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Bangladesh: analysing BAT's youth programme

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Research by a coalition of health groups has led to strong condemnation of a new scheme launched in July by BAT. BAT described its programme as a “comprehensive campaign on youth smoking prevention”, and it was formally launched by Bangladesh's Home Secretary at a meeting in a prestigious hotel, attended by a large group of what BAT calls “stakeholders”. BAT loves that word, part of a sophistry in its ongoing public relations war against effective health measures. The term implies that BAT is working in a responsible partnership with all sorts of people and organisations that, like it or not, have a “stake” in what the company clearly intends is the continuing, business-as-usual process of tobacco promotion and sales. “Stakeholders” include members of the government, media, non-government organisations, and celebrities.

A glossy BAT brochure showing scenes from TV commercials in its youth campaign.

However, health groups are urging people not to cooperate with the campaign, pointing out that it is only intended to improve BAT's image and to prevent effective tobacco control action being taken. Work for a Better Bangladesh, Bangladesh Anti-Tobacco Alliance, and PATH Canada published a damning report about BAT's campaign, which closely resembles others BAT is running elsewhere, especially in developing countries where at present the company does not face serious restrictions on cigarette promotion.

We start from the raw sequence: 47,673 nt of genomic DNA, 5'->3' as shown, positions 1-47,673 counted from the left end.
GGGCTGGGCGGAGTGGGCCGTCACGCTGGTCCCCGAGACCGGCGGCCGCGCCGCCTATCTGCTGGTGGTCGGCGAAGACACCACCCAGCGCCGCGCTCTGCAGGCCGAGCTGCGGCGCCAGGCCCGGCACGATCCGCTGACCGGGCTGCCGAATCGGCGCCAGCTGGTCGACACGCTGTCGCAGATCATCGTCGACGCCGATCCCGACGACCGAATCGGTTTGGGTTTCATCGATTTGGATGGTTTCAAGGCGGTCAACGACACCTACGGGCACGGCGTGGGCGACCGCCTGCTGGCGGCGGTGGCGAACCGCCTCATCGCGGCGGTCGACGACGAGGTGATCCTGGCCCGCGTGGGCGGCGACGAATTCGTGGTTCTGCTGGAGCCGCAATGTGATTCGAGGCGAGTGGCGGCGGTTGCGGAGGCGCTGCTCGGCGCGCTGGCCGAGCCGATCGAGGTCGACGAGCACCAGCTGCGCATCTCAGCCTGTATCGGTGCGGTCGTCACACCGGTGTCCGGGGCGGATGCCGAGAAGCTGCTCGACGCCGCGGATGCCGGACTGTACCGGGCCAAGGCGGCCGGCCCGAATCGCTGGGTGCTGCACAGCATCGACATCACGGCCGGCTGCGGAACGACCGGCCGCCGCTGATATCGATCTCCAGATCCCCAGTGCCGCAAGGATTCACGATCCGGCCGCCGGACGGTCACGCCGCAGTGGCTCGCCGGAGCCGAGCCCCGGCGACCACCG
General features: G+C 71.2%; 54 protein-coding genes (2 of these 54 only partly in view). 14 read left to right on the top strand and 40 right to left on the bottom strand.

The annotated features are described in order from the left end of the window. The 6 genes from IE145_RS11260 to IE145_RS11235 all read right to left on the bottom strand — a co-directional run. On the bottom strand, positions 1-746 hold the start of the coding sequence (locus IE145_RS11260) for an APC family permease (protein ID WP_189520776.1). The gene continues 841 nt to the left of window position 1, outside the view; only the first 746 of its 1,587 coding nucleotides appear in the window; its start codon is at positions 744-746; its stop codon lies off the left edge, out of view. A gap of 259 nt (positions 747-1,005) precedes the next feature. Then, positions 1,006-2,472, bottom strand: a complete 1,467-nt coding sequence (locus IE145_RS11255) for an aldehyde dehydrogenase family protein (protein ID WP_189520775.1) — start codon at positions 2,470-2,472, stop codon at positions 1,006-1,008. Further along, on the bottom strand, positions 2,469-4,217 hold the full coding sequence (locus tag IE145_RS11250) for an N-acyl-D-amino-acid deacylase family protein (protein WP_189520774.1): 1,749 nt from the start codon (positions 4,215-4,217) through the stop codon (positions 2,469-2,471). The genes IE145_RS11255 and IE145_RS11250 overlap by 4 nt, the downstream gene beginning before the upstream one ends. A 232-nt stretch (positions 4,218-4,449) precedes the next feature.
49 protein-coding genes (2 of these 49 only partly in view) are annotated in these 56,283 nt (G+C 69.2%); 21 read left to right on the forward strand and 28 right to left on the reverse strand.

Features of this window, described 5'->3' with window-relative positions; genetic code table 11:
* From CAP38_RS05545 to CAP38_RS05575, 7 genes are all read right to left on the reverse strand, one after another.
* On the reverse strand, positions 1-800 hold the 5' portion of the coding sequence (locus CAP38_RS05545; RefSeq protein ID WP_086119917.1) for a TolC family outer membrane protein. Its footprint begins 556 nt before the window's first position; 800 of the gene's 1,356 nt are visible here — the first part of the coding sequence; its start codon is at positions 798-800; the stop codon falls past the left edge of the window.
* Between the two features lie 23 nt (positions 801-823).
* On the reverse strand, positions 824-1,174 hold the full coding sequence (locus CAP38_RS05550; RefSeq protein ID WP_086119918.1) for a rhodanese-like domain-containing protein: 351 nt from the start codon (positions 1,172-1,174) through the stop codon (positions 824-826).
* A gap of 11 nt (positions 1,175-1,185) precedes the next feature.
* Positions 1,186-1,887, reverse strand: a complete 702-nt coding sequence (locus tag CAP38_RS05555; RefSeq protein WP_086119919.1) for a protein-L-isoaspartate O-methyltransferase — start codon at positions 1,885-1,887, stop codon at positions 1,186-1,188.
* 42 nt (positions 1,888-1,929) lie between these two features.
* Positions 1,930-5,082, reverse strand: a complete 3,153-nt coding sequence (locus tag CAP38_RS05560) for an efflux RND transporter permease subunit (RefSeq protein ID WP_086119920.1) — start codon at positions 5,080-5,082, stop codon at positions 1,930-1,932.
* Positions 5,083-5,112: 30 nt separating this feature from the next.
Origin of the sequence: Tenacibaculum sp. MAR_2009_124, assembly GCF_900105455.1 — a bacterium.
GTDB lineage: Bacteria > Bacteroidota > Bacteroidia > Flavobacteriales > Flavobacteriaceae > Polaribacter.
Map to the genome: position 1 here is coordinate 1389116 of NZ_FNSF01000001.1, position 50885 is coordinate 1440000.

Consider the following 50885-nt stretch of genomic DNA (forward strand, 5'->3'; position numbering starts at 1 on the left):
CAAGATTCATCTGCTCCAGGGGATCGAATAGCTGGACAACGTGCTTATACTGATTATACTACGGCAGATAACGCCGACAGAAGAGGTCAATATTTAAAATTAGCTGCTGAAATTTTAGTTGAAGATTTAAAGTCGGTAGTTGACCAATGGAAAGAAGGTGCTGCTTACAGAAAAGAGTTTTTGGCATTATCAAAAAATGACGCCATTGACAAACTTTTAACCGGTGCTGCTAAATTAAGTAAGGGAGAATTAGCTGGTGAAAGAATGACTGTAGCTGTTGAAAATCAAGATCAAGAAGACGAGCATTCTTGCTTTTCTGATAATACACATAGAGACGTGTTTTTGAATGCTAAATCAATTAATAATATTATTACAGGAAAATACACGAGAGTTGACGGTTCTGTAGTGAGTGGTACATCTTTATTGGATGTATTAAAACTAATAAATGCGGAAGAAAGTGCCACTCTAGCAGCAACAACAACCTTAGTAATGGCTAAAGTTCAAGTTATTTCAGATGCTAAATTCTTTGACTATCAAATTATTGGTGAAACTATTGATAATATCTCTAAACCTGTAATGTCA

The health groups' report includes the results of detailed focus group research and a survey of 300 boys aged 12–15 years. Most of the boys in the survey (88%) said they had never smoked, with only 3% reporting currently smoking at least one cigarette a week; however, as with the focus group participants, they were familiar with cigarette ads, especially those for BAT brands. Almost all the boys (96%) reported having seen a cigarette ad on television, and 81% of these had seen ads for Gold Leaf and 69% Benson & Hedges (B&H), both BAT brands. In addition, 78% said they had seen a B&H rock concert. While most had seen them on TV, 11% said they had seen one live, despite BAT's claim that they do not allow people under 18 to attend the concerts. Those who watch TV rarely were as likely as those who watch it frequently to have seen a B&H concert, implying either great frequency of concert showings, or that students make an effort to see them. The likelihood of having seen a B&H rock concert also varied little by age, with the majority in all age groups having seen one. The report quotes one young student's conclusion: “The first goal of Benson & Hedges rock concerts is to publicise their company, and indirectly to attract adolescents to smoking.”